Any of the head designers at Konami will be able to tell you that at a fundamental level, Yu-Gi-Oh is a game about attacking. This is evident in the built-in interactions between cards and life points. The most fundamental means by which the player exchanges life points for cards is by taking attacks. This is made possible by the existence of the Draw Phase, which imbues “time” with a value in resources. As time passes, each player receives a steady flow of cards drawn through their normal draw for each turn. In almost any scenario, the player will always have a normal draw waiting for them in their next Draw Phase, and that new card is always going to yield the player some benefit. Every decision made by each player in the Battle Phase relates in some way to this exchange. There are certainly other ways for the player to exchange cards for life points and vice versa, generally through the use of certain card effects, but this method is unique in that it is built into the very design of the game. It depends on the presence of no specific card or effect, nor does it necessarily require initiation by the player through some line of play. As long as turns are passing and draw phases are occurring, this exchange is always happening in some way at every point of every game through the fundamental interactions of monsters and reactive cards in the Battle Phase. Therefore, it behooves the player to always be aware of this tradeoff, and adjust his or her play decisions accordingly.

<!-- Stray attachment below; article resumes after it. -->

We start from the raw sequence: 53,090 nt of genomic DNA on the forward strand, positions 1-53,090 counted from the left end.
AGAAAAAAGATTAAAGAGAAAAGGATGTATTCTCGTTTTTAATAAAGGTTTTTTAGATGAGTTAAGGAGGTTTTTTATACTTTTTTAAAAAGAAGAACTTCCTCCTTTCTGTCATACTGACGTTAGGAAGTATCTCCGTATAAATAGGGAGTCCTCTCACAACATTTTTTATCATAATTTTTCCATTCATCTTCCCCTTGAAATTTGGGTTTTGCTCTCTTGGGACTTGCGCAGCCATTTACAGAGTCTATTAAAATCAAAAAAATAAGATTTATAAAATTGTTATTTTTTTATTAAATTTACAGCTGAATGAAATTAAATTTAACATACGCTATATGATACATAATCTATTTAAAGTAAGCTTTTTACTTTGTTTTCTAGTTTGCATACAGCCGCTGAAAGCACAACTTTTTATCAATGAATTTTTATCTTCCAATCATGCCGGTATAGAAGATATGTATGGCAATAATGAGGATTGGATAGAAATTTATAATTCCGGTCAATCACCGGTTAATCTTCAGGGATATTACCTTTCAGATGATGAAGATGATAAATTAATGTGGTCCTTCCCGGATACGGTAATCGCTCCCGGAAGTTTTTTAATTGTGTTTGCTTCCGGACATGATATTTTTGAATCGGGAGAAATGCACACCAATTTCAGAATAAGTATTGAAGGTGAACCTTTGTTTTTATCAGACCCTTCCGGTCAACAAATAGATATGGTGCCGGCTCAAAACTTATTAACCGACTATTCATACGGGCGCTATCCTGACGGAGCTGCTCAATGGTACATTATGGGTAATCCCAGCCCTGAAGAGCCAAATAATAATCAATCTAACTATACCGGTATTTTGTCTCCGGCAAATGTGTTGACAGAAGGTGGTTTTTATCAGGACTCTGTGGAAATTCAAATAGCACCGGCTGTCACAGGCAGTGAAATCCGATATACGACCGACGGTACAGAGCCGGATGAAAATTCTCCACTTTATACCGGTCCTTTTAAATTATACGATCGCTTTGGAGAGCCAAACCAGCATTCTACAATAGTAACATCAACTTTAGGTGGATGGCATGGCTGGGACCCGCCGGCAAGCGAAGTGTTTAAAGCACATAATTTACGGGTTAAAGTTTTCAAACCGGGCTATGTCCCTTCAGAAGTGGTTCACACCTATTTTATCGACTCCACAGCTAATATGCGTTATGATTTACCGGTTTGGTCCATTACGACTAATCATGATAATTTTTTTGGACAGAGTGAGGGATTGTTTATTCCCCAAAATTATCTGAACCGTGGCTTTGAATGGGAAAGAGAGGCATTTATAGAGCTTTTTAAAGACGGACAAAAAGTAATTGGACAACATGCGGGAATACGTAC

The concept of utility allows us to weigh cards and life points against each other by extracting from the concepts of each resource the player’s benefit in its purest form. The question, then, is how to maximize that benefit through exchange. If you need one resource more than another, it obviously follows that you’ll want to trade the less valuable resource for the more valuable one given the chance. Suppose a player is posed with the choice of using Book of Moon to block an opponent’s direct attack. The player is essentially choosing between losing one card (by activating the Book) and losing life points equal to the ATK of the attacking monster (by taking the attack and keeping the Book). The correct choice depends on your marginal utility for each resource. Intuitively, you’re going to want to give up whatever you benefit less from: the Book or the life points. Given a player’s specific utility functions for cards and life points and a specific complete game state, we would be able to mathematically determine an optimal distribution of cards and life points for that player. This gives us an objective metric to evaluate the gains or losses that result from a player giving up life points or cards. In the example with Book of Moon, we know that one option is always worse than the other, even though we aren’t sure which one it is. In these scenarios, there will generally be one best play, and that play will involve giving up whichever quantity of resources is of less value to the player.